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|Title:||Inhibition of lymphocyte sodium pumps by a low serum concentration of potassium in essential hypertension|
|Source:||Taylor, E.A., Ang, L.M., Oh, V.M. (1987). Inhibition of lymphocyte sodium pumps by a low serum concentration of potassium in essential hypertension. Asia Pacific Journal of Pharmacology 2 (3) : 249-254. ScholarBank@NUS Repository.|
|Abstract:||Abnormal sodium pump transport of cations in human leukocytes increased the intracellular concentration of Na+ in essential hypertension. External K+ concentration in part determines sodium pump function in leukocytes; a reduced serum K+ concentration ([K+]) may inhibit sodium pump transport in vivo. We decided to measure serum K+ concentration and ouabain sensitive 86Rb+ influx (RI), an estimate of K+ influx rate, in lymphocytes from patients with mild essential hypertension. Mean serum [K+] was significantly lower in lymphocytes from 32 hypertensive patients (4.07 ± 0.30) than 53 healthy subjects (4.39 ± 0.36 mmol l-1), but mean RI was similar in the two groups. We also compared serum [K+] and RI in cells from 9 hypertensive patients before and after treatment with β-adrenoceptor antagonists. Mean serum [K+] after effective treatment was similar to that before treatment. However, mean RI was significantly higher after than before treatment. We also measured the effect of external [K+] on K+ influx rate in normal lymphocytes in vitro. Mean K+ influx rate was progressively reduced by decreasing external concentrations of K+. The reduction in serum [K+] in young patients with mild hypertension might contribute to inhibition of sodium pump function in vivo in hypertension. β-Adrenoceptor blockade increases the activity of sodium pumps per cell in essential hypertension. This effect may be due to a direct action of β-adrenoceptor antagonists on the sodium pump.|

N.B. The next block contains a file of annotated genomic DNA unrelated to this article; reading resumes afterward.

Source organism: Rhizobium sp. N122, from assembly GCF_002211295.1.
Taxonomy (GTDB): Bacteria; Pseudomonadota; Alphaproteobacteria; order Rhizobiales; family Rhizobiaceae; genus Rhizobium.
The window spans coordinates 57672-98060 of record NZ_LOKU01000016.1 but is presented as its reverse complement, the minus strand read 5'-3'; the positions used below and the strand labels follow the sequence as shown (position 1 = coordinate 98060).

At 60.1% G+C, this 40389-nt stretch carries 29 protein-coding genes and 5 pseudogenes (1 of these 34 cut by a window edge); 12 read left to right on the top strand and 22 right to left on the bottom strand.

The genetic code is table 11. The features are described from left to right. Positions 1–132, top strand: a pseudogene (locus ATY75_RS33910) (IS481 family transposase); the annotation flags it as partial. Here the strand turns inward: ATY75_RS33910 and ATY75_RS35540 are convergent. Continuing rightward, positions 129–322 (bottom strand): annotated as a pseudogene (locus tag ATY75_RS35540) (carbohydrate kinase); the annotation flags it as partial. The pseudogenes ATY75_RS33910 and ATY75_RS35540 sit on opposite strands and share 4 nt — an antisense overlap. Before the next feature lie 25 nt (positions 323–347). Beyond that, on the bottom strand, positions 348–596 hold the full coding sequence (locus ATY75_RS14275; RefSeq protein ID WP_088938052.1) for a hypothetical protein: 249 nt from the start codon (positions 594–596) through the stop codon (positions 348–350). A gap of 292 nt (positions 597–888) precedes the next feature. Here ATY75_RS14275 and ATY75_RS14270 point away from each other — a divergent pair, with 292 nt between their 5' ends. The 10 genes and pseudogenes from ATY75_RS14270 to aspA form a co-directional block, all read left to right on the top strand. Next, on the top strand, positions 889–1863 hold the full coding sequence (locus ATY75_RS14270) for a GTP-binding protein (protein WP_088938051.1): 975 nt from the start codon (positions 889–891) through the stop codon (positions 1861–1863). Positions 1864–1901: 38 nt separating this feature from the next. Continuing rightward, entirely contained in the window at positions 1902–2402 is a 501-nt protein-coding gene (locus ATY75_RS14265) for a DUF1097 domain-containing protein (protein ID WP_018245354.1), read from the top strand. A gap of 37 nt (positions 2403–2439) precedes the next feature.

|Source Title:||Asia Pacific Journal of Pharmacology|
|Appears in Collections:||Staff Publications|
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